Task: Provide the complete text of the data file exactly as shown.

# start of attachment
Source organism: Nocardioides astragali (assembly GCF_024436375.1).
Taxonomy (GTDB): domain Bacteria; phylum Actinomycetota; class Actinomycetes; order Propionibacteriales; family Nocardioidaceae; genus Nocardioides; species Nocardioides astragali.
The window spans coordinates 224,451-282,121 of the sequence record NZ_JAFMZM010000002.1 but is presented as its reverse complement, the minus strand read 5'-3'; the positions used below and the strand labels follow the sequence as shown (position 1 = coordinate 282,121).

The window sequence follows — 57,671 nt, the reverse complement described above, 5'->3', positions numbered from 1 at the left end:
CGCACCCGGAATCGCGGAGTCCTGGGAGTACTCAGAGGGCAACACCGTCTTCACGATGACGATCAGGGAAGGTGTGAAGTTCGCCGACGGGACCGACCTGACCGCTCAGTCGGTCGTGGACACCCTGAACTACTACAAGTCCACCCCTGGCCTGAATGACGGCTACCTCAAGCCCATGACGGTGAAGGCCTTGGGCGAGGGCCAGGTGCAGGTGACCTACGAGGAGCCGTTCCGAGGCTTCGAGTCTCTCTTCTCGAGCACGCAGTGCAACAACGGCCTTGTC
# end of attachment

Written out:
Source organism: Nocardioides astragali (assembly GCF_024436375.1).
Taxonomy (GTDB): domain Bacteria; phylum Actinomycetota; class Actinomycetes; order Propionibacteriales; family Nocardioidaceae; genus Nocardioides; species Nocardioides astragali.
The window spans coordinates 224,451-282,121 of the sequence record NZ_JAFMZM010000002.1 but is presented as its reverse complement, the minus strand read 5'-3'; the positions used below and the strand labels follow the sequence as shown (position 1 = coordinate 282,121).

The window sequence follows — 57,671 nt, the reverse complement described above, 5'->3', positions numbered from 1 at the left end:
CGCACCCGGAATCGCGGAGTCCTGGGAGTACTCAGAGGGCAACACCGTCTTCACGATGACGATCAGGGAAGGTGTGAAGTTCGCCGACGGGACCGACCTGACCGCTCAGTCGGTCGTGGACACCCTGAACTACTACAAGTCCACCCCTGGCCTGAATGACGGCTACCTCAAGCCCATGACGGTGAAGGCCTTGGGCGAGGGCCAGGTGCAGGTGACCTACGAGGAGCCGTTCCGAGGCTTCGAGTCTCTCTTCTCGAGCACGCAGTGCAACAACGGCCTTGTC